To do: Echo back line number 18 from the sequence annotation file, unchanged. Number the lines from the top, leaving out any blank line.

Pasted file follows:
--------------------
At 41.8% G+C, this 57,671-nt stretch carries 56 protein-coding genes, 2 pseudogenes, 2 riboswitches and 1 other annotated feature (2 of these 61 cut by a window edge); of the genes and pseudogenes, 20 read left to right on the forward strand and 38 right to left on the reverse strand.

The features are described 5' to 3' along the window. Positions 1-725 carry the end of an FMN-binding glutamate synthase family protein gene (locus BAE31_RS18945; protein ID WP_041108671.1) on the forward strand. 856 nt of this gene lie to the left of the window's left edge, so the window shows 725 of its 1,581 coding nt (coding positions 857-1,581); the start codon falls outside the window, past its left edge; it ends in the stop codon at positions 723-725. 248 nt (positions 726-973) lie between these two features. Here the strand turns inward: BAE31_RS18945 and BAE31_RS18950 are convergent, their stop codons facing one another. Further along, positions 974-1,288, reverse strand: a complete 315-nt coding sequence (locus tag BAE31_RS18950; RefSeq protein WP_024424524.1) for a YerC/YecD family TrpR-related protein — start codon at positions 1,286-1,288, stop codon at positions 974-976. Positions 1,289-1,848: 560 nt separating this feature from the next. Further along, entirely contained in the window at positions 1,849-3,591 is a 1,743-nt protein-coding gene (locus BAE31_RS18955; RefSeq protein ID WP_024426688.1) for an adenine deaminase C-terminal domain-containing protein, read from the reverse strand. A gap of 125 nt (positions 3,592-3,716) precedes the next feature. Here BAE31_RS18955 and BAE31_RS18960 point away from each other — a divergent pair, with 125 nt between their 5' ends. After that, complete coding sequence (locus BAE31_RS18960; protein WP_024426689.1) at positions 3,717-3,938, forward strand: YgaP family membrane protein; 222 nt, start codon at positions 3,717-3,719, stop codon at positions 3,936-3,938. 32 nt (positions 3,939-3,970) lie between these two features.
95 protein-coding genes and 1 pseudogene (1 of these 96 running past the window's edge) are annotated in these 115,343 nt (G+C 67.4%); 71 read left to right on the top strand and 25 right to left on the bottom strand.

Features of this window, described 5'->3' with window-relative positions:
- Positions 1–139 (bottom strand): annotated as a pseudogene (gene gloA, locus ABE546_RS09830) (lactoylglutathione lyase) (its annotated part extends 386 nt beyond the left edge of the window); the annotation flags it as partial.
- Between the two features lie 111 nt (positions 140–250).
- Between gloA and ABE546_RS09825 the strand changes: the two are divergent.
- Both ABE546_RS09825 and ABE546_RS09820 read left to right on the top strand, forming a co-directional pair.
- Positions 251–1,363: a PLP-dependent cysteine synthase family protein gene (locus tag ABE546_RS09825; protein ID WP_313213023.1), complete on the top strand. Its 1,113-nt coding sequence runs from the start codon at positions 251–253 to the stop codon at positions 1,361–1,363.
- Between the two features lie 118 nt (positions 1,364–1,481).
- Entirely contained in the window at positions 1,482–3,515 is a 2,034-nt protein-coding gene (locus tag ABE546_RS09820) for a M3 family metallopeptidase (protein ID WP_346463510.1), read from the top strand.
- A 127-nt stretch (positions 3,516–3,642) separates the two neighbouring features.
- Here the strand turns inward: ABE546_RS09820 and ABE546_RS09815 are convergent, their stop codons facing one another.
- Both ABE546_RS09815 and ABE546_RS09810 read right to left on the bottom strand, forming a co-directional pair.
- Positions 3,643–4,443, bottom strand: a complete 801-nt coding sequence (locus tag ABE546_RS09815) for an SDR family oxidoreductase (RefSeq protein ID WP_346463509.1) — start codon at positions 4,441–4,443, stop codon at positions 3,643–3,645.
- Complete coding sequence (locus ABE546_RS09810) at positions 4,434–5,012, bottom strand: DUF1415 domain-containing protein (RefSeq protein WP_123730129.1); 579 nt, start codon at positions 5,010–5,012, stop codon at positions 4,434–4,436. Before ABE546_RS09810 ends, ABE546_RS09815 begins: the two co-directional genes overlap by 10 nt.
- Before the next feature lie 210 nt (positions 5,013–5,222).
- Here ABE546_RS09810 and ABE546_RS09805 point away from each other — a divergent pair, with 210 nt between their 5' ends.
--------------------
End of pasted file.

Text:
- Here ABE546_RS09810 and ABE546_RS09805 point away from each other — a divergent pair, with 210 nt between their 5' ends.